Opponents have said that such laws will give many terminal patients false hope, which is surely true. But it is better to give 90% false hope if 10% (or some other small share) obtain real benefit, if the alternative is an egalitarian world of no hope for all. And it ought to be the patient’s decision anyway.

What the FDA will do about the “Dallas Buyers Club” laws is a question; as with marijuana, the matter is covered by a federal law, if one of questionable constitutionality. At the very least the Arizona vote, a whopping 78% yes, should give other states, and eventually Congress, a political shove in favor of freedom.

Marijuana

Legalization measures were first passed in 2012 by the voters of Colorado and Washington (the two states that had the Libertarian Party on the ballot in 1972). They have been followed this year by the voters of Alaska, which passed Measure 2 with 52%; Oregon, which passed Measure 91 with 55%; and the District of Columbia, which passed a decriminalization measure, Initiative 71, with 65% yes.

Alaska and Oregon were early supporters of marijuana for medical patients, as were Colorado and Washington. When the opponents say medical marijuana is a stalking horse for full legalization, they are right. It is — which means that more states will join Alaska, Washington, Oregon, and Colorado.

On Nov. 4 Florida rejected medical marijuana, but only because it required a 60% yes vote. Florida Amendment 2 had nearly 58%.

Taxes

In Massachusetts, which several decades ago was labeled “taxachusetts,” voters approved Question 1, which repeals the automatic increases of the gas tax pegged to the Consumer Price Index.

In Tennessee, Amendment 3, forbidding the legislature from taxing most personal income, passed with a 66% yes vote. Tennessee is one of the nine states with no general income tax, though it does have a 6% tax on interest and dividends, which will continue.

In Nevada, 79% of voters rejected Question 3, to create a 2% tax on adjusted business revenue above $1 million. Proponents called it “The Education Initiative” because the money was to be spent on public schools; opponents called it “The Margin Tax Initiative.” The measure was put on the ballot with the help of the Nevada branch of the AFL-CIO, which then changed its mind and opposed it. Good for them; most people and organizations in politics never admit of making a mistake.

Debt

In Oregon, Measure 86 would have created a fund for scholarship grants through the sale of state bonds. The measure was put on the ballot by Oregon’s Democratic legislature and supported by the education lobby. It was opposed by the founder of the libertarian Cascade Policy Institute and by the state’s largest newspaper, the Oregonian, because of the likely increase in public debt. It also would have allowed the legislature to dip into the fund for general spending if the governor declared an emergency. In this “blue” state, the measure failed: 59% no.

Regulation

In Massachusetts, which has had mandatory bottle deposits on carbonated beverages since 1982, voters rejected Question 2, an initiative to extend the bottle law to sports drinks, juices, tea and bottled water (but not juice boxes). The vote was a landslide: 73% no.

Abortion

Libertarians are divided on abortion, depending on whether they consider a fetus to be a person. Voters in Colorado rejected Amendment 67, which would have defined an embryo or fetus as a “person” or “child” under state criminal law. The vote was 64% no.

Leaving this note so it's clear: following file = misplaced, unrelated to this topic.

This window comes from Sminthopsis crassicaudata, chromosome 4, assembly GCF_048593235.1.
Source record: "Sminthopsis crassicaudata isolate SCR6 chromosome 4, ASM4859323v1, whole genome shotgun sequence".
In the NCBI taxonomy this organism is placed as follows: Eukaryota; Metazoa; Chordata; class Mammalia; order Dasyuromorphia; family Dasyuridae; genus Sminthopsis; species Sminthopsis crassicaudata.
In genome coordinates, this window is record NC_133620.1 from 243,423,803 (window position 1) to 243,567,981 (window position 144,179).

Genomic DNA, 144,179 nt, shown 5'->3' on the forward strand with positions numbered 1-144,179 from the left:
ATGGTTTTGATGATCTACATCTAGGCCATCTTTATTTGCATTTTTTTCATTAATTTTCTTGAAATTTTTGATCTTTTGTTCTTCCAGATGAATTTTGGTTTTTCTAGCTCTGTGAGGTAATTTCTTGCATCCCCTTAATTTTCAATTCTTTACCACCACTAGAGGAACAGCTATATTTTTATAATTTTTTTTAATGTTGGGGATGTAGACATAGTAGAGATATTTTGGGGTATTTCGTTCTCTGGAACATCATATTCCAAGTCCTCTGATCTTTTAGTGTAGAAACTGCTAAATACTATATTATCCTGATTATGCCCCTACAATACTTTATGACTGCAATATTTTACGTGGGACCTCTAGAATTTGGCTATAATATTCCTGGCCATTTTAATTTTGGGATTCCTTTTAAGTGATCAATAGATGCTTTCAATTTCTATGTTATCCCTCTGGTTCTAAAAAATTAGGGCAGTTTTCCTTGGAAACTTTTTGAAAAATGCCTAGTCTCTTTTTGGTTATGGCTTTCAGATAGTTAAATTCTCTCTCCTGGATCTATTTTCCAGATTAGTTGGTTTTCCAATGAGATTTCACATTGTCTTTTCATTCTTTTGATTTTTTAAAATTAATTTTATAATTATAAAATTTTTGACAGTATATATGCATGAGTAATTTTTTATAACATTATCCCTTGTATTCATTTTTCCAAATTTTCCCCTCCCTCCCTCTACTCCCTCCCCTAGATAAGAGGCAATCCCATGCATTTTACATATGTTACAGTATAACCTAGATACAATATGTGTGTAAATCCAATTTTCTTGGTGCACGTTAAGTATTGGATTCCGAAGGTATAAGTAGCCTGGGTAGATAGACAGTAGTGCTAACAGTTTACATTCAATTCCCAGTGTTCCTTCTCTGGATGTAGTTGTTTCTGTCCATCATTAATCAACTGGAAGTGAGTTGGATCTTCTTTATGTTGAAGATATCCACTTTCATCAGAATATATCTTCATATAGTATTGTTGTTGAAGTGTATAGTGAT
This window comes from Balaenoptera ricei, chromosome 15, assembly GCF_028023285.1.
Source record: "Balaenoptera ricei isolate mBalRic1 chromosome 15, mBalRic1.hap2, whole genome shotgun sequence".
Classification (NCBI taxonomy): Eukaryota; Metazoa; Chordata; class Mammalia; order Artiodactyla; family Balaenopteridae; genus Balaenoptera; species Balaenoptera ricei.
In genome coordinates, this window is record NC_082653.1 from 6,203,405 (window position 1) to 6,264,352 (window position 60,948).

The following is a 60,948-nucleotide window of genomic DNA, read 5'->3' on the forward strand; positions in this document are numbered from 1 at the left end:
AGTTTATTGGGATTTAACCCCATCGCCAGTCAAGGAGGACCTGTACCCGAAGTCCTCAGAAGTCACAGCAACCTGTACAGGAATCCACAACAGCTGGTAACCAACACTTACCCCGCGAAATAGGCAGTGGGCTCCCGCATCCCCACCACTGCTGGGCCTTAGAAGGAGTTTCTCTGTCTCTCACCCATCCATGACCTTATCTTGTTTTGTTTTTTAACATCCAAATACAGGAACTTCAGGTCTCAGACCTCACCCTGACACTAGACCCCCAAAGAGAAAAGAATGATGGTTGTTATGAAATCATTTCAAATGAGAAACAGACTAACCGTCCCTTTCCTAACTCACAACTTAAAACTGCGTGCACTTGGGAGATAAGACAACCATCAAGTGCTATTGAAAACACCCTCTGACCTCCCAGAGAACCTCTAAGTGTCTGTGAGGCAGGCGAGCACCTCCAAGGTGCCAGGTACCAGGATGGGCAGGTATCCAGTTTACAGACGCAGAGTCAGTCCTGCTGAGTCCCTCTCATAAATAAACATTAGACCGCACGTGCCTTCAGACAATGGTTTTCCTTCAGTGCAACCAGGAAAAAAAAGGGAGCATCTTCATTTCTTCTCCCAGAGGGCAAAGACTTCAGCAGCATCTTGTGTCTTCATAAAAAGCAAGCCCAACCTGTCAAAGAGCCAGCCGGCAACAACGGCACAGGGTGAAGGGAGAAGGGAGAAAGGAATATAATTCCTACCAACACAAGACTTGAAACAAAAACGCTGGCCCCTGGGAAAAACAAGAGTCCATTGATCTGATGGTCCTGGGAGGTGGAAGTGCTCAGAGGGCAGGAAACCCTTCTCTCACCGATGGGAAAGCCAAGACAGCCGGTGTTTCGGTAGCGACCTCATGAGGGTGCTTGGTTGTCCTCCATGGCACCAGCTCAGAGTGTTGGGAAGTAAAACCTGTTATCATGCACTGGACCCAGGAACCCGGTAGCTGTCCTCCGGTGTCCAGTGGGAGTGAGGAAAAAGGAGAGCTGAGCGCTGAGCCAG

In North Dakota, a “right to life” amendment the state legislature put on the ballot as Measure 1 was rejected, also 64% no.

In Tennessee, voters approved Amendment 1, which asserts state control over abortion but would leave to the legislature what sort of control it would be. Opponents called it the “Tennessee Taliban Amendment.” It got 53% of the vote.

All of these measures are probably symbolic only, because the question has been coopted by the U.S. Supreme Court under Roe v. Wade and later decisions. Still, symbolism can matter.

Alcohol

In Arkansas, where about half the counties are dry, Issue 4 would have opened the entire state to alcohol sales. It failed, with 57% voting no. That’s a loss for freedom if a gain for federalism.

Guns

Washington voters passed Initiative 594 to require background checks for sales of guns by non-dealers. The measure was bankrolled by Michael Bloomberg, Bill and Melinda Gates, and a liberal Seattle venture capitalist and given an emotional push by shootings at a nearby high school. Washington remains a concealed-carry state.

Minimum wage

Politically, this is a lost issue for libertarians. On Nov. 4, Arkansas voted to raise its minimum from $7.25 (the federal minimum) to $8.50 by 2017; Alaska, to raise its minimum from $7.75 to $9.75 by 2016, and index it to inflation; Nebraska, to raise it from $7.25 to $9 by 2016, and South Dakota, to raise it from $7.25 to $8.50 by 2015, then index it. These measures passed by 65% in Arkansas, 69% in Alaska, 59% in Nebraska and 54% in South Dakota.

In Massachusetts, voters approved Question 4, mandating paid sick days in private business. The yes vote was 59%.

Governance

In Oregon, voters rejected the sort of “top two” election system operating in neighboring Washington. In that system, anyone can file in the primary and declare their party allegiance, and the top two vote-getters, irrespective of party, advance to the November election, which becomes a run-off. California has a similar system. Little parties like the Libertarian Party hate it, because it keeps them off the November ballot except in some one-party districts.